Harold Prince Will Direct Paradise Found in 2009

News   Harold Prince Will Direct Paradise Found in 2009
Director Harold Prince's new musical, Paradise Found, seen earlier this year in a Manhattan reading that featured Shuler Hensley, Rebecca Luker, Darius de Haas and John Cullum, will be produced in 2009.
Harold Prince
Harold Prince Photo by Elisabeth Novick

The New York Post reported Sept. 3 that Prince would direct the Broadway-aimed musical in spring 2009. No word on where or when the show — with music by waltz king Johann Strauss II and Jonathan Tunick and lyrics by Ellen Fitzhugh — would surface. Center Theatre Group in Los Angeles, which programs the Ahmanson Theatre, the Mark Taper Forum and the Kirk Douglas Theatre in L.A., produced the April 2008 reading, which was co-directed by Prince and Susan Stroman.

Prince told the Post that the musical's likely stars would be Hensley, Cullum, Mandy Patinkin and Judy Kaye.

Paradise Found, with a libretto by Richard Nelson, is inspired by Joseph Roth's Vienna-set novel, "The Tale of the 1002nd Night."

Darius de Haas (Marie Christine, Rent, Carousel) played The Eunuch at the center of the show in the spring reading.

Music is by Tony Award-winning orchestrator Tunick and late 19th-century waltz composer Strauss II. The April 25 presentation of the show picked up where the team left off in January, when a reading was canceled due to Prince (The Phantom of the Opera, Sweeney Todd, A Little Night Music) taking ill with a minor stroke.

Music director Charles Prince, the respected musician son of Tony Award-winning director Prince, is the project's musical director. Composer Tunick is widely known for orchestrating many Broadway musicals, including the works of Stephen Sondheim. His recent Broadway orchestrating job was A Catered Affair.


Strauss (1825-1899) is the Austrian composer known for his sensuous waltzes, including "The Blue Danube."

Tony-winning director and choreographer Stroman (The Producers, Contact, Young Frankenstein) last collaborated with Prince on the Broadway revival of Show Boat.

Nelson is the respected American playwright of Some Americans Abroad who won a Tony Award for his libretto to James Joyce's The Dead. His Conversations in Tusculum was produced by The Public Theater in 2007-08.

Fitzhugh penned lyrics to the Prince-directed musical, Grind, and the musical Paper Moon. She is also lyricist of Herringbone (music by Skip Kennon), which starts previews Sept. 5 at the McCarter Theatre in New Jersey and opens there Sept. 12.

The April reading cast included Tony winner Shuler Hensley (Young Frankenstein, Tarzan, Oklahoma!), Tony winner John Cullum (of Prince's On the 20th Century), long-time Phantom of the Opera star George Lee Andrews, Show Boat veteran and Mary Poppins mother Rebecca Luker, Phantom Tony winner Judy Kaye, Kate Baldwin (White Christmas, Wonderful Town), LoveMusik veteran Graham Rowat, Daniel Marcus (Urinetown), Ann Arvia (Beauty and the Beast, Mary Poppins), Lisa Datz (The Full Monty, The Boys From Syracuse), Laura Dekkers (The Woman in White), Eric Michael Gillett (The Frogs, Sweet Smell of Success), Chris Hoch (Die Mommie Die!, Beauty and the Beast), Jim Poulos (Rent, The Adventures of Tom Sawyer) and Rachel Ulanet (LoveMusik).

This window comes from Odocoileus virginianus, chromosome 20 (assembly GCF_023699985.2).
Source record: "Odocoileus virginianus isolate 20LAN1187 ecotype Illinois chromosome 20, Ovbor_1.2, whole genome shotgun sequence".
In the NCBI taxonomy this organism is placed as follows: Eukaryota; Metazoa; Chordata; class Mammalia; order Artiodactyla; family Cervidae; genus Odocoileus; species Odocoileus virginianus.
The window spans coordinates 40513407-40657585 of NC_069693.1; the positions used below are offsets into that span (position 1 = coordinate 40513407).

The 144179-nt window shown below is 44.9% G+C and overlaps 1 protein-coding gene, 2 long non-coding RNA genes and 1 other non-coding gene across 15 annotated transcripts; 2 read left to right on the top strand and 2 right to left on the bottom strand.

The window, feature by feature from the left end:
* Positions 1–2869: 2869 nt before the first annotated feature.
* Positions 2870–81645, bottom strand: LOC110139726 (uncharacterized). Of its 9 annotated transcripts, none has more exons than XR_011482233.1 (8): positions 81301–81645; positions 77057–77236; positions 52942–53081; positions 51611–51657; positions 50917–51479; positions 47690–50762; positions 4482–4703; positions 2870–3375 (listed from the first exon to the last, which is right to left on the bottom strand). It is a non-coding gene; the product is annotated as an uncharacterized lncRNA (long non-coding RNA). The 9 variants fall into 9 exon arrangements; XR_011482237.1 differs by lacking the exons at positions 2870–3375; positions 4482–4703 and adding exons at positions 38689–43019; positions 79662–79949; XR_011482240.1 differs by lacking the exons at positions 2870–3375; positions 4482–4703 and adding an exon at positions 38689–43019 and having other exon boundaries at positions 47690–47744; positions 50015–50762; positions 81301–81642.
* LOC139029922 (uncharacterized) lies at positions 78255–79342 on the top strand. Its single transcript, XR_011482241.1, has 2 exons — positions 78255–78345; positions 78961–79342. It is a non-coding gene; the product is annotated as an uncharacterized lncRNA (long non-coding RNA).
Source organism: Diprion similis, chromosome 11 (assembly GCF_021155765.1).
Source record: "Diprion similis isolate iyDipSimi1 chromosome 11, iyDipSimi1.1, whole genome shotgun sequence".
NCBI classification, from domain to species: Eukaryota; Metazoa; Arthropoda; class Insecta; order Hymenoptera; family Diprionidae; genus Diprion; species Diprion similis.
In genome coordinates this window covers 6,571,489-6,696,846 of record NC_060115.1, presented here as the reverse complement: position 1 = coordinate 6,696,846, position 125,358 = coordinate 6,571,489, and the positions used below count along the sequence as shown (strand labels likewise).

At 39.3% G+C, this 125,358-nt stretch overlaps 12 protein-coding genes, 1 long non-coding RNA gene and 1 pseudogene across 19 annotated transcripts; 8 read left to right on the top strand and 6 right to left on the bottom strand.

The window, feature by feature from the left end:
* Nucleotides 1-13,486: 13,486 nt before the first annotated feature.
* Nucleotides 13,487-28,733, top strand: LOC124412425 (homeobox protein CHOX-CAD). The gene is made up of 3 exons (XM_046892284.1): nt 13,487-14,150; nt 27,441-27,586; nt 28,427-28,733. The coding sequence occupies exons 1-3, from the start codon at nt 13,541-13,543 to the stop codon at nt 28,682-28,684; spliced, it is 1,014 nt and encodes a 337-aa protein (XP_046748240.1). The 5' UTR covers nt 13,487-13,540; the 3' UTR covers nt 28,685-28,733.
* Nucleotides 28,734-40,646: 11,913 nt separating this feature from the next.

Publishers Weekly characterizes the Roth novel this way: "A master fabulist and linguistic architect, Roth (1884-1939) examines the cultural crucible of fin de siecle Vienna through the eyes of his protagonist, the Persian monarch Shah-in-Shah. Seen this way, Roth's Vienna is, as the novelist Hermann Kesten put it, 'an exotic old-Austria, a kind of vanished, fairy-tale Wild East.' Things do get wild when the Shah, whose harem back at home is 365 wives strong, decides to sample 'the amorous arts of the Occident.' His unwitting encounter with a Viennese prostitute sets in motion the novel's Byzantine plot contortions and introduces a cast of eclectic characters. Roth's antic playfulness is, however, tempered by a serious consideration of the customs of the times. The Shah's visit upsets Viennese society at every level as it destabilizes social hierarchies and calls character into question. Roth decorates his well-wrought plot with lush description as he waxes philosophical on destiny and responsibility. Originally published in 1939 by the Dutch firm of De Gemeenschap, this historical novel proves its staying power, despite the tests of time and translation."

Prince directed the premiere productions of Cabaret, Sweeney Todd, A Little Night Music, The Phantom of the Opera, She Loves Me, Company, Follies, Candide, Pacific Overtures, Evita, Parade and Bounce. Before becoming a director, Prince's productions (as a producer) included The Pajama Game, Damn Yankees, West Side Story, Fiddler on the Roof, Fiorello! and A Funny Thing Happened on the Way to the Forum. Among the plays he has directed are Hollywood Arms, The Visit, The Great God Brown, End of the World, Play Memory and his own play, Grandchild of Kings. Recently, he prepared a new version of Phantom, which is running at Las Vegas' Venetian Hotel. His opera productions have been seen at Lyric Opera of Chicago, the Metropolitan Opera, San Francisco Opera, Houston Grand Opera, Dallas Opera, Vienna Staatsoper and the Theater Colon in Buenos Aires. He is the recipient of 21 Tony Awards.

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